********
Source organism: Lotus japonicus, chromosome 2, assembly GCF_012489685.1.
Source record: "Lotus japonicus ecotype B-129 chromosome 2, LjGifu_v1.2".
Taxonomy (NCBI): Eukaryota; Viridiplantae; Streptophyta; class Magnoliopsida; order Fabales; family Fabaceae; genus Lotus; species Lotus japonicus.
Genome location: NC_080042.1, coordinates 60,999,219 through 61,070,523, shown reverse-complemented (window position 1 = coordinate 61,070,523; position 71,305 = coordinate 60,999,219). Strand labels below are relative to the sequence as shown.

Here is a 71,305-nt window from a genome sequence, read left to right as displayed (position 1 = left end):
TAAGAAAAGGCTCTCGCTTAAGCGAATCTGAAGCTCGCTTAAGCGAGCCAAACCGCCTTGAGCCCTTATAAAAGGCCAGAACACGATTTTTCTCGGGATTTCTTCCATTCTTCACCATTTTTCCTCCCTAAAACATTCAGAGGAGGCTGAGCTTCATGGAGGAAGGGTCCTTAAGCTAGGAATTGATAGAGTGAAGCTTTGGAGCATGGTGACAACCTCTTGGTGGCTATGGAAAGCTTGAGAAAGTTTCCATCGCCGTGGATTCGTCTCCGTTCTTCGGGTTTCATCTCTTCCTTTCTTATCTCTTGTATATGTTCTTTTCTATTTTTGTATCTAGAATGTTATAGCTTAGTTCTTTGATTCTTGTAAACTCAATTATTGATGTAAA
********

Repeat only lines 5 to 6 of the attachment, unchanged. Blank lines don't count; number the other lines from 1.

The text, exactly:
Here is a 71,305-nt window from a genome sequence, read left to right as displayed (position 1 = left end):
TAAGAAAAGGCTCTCGCTTAAGCGAATCTGAAGCTCGCTTAAGCGAGCCAAACCGCCTTGAGCCCTTATAAAAGGCCAGAACACGATTTTTCTCGGGATTTCTTCCATTCTTCACCATTTTTCCTCCCTAAAACATTCAGAGGAGGCTGAGCTTCATGGAGGAAGGGTCCTTAAGCTAGGAATTGATAGAGTGAAGCTTTGGAGCATGGTGACAACCTCTTGGTGGCTATGGAAAGCTTGAGAAAGTTTCCATCGCCGTGGATTCGTCTCCGTTCTTCGGGTTTCATCTCTTCCTTTCTTATCTCTTGTATATGTTCTTTTCTATTTTTGTATCTAGAATGTTATAGCTTAGTTCTTTGATTCTTGTAAACTCAATTATTGATGTAAA